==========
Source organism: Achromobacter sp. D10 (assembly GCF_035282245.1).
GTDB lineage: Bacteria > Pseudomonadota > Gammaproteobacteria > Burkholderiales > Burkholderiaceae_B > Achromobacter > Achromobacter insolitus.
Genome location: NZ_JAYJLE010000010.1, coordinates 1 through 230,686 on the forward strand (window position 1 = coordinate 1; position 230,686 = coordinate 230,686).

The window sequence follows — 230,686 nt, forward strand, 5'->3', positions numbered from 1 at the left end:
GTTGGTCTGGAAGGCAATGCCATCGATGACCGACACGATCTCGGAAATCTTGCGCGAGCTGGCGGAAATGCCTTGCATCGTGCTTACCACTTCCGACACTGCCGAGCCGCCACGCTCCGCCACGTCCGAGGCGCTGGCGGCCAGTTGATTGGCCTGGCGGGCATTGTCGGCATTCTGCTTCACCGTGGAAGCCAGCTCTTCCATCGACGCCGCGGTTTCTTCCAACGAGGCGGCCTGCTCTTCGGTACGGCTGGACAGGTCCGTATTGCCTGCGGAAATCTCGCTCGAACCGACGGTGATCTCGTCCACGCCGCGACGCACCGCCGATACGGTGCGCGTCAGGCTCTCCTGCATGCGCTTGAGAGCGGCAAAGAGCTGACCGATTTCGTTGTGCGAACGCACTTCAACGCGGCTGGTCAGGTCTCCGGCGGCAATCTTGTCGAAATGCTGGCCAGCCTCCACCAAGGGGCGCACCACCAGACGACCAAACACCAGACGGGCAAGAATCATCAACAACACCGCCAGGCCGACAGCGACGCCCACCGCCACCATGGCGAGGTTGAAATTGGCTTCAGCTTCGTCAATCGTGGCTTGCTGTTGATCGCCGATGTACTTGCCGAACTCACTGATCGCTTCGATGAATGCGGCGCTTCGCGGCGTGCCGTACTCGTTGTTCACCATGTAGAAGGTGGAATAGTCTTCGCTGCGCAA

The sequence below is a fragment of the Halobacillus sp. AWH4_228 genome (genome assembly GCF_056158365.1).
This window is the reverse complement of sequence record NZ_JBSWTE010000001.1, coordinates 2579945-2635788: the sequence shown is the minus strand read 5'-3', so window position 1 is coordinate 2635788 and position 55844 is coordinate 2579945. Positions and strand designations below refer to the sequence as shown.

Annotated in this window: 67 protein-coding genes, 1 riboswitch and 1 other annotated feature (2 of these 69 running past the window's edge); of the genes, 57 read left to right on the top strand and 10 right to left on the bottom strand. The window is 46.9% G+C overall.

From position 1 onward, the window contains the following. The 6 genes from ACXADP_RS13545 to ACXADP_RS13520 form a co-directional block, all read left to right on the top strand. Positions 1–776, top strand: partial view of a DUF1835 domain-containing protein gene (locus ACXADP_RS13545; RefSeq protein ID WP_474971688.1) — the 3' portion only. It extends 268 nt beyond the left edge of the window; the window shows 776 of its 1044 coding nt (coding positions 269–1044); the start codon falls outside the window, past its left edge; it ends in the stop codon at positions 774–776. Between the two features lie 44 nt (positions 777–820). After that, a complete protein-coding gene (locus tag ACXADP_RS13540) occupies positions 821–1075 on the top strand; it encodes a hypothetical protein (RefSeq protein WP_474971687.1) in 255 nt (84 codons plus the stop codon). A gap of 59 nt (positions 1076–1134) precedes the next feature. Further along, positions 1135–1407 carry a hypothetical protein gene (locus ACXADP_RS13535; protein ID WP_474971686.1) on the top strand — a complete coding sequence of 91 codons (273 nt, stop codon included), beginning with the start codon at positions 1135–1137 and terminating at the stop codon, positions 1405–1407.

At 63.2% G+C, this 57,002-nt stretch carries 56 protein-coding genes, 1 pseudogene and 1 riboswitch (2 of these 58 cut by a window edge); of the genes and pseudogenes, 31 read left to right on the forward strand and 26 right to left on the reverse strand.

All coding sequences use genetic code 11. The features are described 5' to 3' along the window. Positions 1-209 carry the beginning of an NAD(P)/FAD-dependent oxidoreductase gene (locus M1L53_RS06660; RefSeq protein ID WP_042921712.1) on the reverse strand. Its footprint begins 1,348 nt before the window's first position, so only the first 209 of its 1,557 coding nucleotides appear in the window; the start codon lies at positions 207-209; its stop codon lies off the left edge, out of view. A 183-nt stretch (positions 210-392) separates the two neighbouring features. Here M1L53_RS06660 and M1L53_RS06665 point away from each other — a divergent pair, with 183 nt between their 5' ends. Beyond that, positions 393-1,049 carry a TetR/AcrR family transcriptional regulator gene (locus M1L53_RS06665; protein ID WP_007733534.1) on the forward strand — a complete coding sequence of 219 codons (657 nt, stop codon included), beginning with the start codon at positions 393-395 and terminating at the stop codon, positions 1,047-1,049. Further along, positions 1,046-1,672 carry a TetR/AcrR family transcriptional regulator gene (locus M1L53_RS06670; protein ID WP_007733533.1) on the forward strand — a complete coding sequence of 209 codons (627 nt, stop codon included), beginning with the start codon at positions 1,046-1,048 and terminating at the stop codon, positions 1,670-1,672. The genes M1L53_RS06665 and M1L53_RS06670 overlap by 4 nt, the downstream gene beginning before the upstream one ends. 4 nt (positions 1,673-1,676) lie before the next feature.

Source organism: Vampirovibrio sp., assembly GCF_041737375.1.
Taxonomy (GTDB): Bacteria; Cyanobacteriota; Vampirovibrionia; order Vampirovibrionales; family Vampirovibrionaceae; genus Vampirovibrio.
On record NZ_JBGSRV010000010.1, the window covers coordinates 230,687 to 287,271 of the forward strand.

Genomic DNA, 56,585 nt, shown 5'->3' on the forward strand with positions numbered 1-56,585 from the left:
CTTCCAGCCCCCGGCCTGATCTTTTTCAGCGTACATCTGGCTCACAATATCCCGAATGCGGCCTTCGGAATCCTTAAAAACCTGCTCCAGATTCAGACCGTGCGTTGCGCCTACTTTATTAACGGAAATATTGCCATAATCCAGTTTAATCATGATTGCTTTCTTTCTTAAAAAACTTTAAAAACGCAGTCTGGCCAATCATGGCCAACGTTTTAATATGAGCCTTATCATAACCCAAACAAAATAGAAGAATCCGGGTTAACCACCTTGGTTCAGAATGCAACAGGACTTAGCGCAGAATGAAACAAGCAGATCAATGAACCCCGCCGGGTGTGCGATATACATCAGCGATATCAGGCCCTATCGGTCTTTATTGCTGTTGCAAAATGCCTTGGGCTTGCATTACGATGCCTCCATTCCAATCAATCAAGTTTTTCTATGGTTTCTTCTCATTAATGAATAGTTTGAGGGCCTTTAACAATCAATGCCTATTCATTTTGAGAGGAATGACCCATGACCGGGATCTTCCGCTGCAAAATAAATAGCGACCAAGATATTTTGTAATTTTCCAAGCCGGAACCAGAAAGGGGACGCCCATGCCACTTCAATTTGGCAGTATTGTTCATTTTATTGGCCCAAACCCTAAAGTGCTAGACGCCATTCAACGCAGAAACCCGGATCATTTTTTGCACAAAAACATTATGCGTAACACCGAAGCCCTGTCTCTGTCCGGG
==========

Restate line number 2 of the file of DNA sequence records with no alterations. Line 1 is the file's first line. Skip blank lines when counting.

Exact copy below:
GTDB lineage: Bacteria > Pseudomonadota > Gammaproteobacteria > Burkholderiales > Burkholderiaceae_B > Achromobacter > Achromobacter insolitus.